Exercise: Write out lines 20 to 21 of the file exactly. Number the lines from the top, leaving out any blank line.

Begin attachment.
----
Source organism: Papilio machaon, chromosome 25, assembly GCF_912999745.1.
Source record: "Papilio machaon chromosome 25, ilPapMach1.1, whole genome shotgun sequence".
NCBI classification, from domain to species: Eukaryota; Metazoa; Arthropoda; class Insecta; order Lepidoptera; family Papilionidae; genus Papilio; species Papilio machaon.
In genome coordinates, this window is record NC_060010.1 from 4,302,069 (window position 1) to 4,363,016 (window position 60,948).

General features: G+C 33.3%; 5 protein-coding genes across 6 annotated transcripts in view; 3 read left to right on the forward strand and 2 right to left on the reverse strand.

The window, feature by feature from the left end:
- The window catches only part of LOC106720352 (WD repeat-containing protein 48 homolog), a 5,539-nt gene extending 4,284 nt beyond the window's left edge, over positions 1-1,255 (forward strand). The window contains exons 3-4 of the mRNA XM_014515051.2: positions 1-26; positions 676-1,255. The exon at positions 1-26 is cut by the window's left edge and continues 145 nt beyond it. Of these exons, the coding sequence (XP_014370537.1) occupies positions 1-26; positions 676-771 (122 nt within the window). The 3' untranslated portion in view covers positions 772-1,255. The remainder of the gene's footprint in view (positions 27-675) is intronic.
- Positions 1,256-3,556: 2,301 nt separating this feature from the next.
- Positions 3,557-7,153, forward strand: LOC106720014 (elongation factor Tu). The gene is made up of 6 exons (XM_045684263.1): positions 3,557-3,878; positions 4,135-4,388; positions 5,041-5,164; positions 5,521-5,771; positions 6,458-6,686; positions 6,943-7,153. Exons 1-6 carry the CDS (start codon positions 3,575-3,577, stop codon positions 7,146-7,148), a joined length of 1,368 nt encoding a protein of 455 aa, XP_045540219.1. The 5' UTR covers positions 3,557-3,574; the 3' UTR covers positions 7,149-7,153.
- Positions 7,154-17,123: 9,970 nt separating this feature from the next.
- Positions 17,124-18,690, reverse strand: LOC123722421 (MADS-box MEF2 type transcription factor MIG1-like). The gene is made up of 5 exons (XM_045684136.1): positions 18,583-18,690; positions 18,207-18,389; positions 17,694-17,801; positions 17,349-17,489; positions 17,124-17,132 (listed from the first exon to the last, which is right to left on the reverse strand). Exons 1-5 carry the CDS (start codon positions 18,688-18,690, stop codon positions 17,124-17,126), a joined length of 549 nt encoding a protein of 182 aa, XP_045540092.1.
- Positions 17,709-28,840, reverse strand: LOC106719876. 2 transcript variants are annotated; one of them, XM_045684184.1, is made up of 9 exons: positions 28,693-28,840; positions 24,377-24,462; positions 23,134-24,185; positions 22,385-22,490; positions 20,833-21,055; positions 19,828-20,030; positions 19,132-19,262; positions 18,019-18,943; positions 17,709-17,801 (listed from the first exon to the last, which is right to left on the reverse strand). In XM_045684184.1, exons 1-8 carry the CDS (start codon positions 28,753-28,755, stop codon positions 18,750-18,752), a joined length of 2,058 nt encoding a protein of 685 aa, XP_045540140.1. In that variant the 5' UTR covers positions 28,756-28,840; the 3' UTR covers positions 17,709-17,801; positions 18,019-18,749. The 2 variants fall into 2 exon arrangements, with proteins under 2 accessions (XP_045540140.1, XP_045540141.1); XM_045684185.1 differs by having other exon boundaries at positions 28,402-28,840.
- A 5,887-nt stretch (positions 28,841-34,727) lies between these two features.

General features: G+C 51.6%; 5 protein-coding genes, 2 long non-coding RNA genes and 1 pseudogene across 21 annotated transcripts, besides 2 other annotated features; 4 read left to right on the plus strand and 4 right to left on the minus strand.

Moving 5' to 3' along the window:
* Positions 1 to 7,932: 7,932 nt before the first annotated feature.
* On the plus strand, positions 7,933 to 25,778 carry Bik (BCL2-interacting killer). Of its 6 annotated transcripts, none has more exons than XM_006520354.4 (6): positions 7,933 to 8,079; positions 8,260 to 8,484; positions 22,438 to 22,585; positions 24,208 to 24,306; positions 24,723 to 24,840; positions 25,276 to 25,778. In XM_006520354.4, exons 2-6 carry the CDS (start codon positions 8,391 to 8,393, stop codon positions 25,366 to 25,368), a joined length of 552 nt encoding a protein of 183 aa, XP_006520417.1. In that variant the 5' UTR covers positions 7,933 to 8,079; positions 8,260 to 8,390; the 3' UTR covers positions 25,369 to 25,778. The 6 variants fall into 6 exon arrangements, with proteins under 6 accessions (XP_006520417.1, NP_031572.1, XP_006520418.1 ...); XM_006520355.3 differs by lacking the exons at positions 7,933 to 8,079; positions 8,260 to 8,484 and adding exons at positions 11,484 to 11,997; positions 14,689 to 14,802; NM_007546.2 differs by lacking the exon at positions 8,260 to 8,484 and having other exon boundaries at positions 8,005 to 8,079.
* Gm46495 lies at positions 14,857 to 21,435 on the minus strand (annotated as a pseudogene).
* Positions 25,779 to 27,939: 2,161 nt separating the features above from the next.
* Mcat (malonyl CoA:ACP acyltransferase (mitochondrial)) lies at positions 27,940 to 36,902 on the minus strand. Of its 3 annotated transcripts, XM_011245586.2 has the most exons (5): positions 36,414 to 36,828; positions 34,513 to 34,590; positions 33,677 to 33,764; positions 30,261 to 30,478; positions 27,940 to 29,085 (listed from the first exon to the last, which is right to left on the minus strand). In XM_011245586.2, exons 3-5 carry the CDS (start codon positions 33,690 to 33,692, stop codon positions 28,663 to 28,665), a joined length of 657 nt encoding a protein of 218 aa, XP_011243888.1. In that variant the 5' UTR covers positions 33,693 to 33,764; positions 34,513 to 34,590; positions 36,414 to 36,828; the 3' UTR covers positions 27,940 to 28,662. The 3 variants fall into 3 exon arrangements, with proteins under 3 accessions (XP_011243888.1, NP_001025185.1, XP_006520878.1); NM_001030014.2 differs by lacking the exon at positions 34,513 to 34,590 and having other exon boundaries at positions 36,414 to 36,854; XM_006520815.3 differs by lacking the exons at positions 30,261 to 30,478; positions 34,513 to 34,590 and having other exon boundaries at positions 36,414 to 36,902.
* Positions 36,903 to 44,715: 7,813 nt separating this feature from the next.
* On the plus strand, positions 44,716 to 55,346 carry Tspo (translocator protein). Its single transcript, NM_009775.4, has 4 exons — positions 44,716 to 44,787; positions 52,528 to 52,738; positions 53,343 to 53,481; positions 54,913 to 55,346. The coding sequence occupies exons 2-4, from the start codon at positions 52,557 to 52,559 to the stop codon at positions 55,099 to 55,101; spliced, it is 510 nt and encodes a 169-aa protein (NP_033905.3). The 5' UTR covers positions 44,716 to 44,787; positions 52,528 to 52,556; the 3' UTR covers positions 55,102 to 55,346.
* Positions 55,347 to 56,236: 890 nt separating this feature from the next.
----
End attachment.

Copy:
* Mcat (malonyl CoA:ACP acyltransferase (mitochondrial)) lies at positions 27,940 to 36,902 on the minus strand. Of its 3 annotated transcripts, XM_011245586.2 has the most exons (5): positions 36,414 to 36,828; positions 34,513 to 34,590; positions 33,677 to 33,764; positions 30,261 to 30,478; positions 27,940 to 29,085 (listed from the first exon to the last, which is right to left on the minus strand). In XM_011245586.2, exons 3-5 carry the CDS (start codon positions 33,690 to 33,692, stop codon positions 28,663 to 28,665), a joined length of 657 nt encoding a protein of 218 aa, XP_011243888.1. In that variant the 5' UTR covers positions 33,693 to 33,764; positions 34,513 to 34,590; positions 36,414 to 36,828; the 3' UTR covers positions 27,940 to 28,662. The 3 variants fall into 3 exon arrangements, with proteins under 3 accessions (XP_011243888.1, NP_001025185.1, XP_006520878.1); NM_001030014.2 differs by lacking the exon at positions 34,513 to 34,590 and having other exon boundaries at positions 36,414 to 36,854; XM_006520815.3 differs by lacking the exons at positions 30,261 to 30,478; positions 34,513 to 34,590 and having other exon boundaries at positions 36,414 to 36,902.
* Positions 36,903 to 44,715: 7,813 nt separating this feature from the next.